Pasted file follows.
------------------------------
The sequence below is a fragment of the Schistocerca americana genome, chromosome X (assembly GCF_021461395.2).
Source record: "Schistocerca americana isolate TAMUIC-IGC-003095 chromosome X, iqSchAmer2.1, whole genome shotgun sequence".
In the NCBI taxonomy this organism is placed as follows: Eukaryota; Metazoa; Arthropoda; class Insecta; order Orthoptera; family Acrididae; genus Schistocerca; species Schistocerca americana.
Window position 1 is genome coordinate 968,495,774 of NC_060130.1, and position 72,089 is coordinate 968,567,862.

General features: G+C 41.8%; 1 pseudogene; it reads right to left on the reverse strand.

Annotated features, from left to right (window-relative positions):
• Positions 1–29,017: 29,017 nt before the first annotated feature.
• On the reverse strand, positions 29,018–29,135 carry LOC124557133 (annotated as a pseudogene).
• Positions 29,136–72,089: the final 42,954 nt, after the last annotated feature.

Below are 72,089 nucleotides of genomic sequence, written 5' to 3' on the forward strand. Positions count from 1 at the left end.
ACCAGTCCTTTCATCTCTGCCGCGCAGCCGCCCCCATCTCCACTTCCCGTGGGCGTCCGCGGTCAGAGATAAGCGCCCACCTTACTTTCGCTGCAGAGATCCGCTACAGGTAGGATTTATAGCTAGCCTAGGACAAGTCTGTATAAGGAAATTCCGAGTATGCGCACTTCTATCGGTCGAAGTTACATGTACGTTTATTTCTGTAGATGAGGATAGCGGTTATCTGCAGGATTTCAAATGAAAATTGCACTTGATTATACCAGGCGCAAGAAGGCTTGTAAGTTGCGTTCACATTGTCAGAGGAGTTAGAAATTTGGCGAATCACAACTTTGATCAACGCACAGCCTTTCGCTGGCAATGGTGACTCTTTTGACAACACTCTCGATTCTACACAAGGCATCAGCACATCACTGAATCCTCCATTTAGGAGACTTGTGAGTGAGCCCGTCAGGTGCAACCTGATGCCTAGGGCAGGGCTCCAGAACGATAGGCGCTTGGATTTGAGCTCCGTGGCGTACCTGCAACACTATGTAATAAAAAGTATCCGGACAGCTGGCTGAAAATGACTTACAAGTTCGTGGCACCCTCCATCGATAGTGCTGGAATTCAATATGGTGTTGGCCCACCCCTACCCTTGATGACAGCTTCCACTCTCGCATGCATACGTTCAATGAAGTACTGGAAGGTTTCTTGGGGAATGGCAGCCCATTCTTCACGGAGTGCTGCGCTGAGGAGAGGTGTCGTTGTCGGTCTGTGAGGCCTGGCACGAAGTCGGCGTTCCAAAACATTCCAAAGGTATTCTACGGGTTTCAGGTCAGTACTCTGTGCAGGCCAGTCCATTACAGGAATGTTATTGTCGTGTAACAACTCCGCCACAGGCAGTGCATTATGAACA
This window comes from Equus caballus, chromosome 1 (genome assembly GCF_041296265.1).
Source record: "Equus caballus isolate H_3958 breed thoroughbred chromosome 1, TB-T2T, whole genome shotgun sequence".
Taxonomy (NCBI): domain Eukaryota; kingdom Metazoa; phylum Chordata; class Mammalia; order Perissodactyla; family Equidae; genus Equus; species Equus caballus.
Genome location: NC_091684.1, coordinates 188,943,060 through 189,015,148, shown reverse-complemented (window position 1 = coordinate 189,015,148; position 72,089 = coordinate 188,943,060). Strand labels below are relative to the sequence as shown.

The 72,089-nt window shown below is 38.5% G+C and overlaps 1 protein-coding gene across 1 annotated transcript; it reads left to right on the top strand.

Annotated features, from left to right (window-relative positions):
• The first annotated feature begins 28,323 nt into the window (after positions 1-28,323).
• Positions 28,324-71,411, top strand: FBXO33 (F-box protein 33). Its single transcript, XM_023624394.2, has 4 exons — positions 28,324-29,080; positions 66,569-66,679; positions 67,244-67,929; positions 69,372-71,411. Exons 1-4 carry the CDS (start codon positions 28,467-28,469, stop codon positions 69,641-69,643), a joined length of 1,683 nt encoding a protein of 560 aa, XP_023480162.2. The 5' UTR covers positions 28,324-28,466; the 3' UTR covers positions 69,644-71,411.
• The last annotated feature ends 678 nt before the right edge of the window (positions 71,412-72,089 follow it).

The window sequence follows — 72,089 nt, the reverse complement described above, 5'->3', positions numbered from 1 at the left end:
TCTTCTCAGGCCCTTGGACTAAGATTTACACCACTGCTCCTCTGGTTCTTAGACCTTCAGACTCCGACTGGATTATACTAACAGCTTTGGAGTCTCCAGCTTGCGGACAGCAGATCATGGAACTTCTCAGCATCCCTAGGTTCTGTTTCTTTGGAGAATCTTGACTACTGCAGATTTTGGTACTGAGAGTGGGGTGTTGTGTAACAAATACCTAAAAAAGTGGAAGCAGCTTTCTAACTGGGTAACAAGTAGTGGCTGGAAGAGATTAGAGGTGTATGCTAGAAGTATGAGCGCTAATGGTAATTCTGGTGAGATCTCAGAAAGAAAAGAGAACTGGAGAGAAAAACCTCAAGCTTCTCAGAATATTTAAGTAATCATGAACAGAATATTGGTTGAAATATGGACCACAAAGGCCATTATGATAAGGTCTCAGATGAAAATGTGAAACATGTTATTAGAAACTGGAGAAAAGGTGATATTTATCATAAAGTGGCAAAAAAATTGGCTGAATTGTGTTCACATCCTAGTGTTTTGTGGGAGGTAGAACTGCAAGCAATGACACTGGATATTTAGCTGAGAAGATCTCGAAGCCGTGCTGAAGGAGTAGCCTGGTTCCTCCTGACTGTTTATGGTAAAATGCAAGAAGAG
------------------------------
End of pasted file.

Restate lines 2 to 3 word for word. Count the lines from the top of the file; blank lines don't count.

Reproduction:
Source record: "Schistocerca americana isolate TAMUIC-IGC-003095 chromosome X, iqSchAmer2.1, whole genome shotgun sequence".
In the NCBI taxonomy this organism is placed as follows: Eukaryota; Metazoa; Arthropoda; class Insecta; order Orthoptera; family Acrididae; genus Schistocerca; species Schistocerca americana.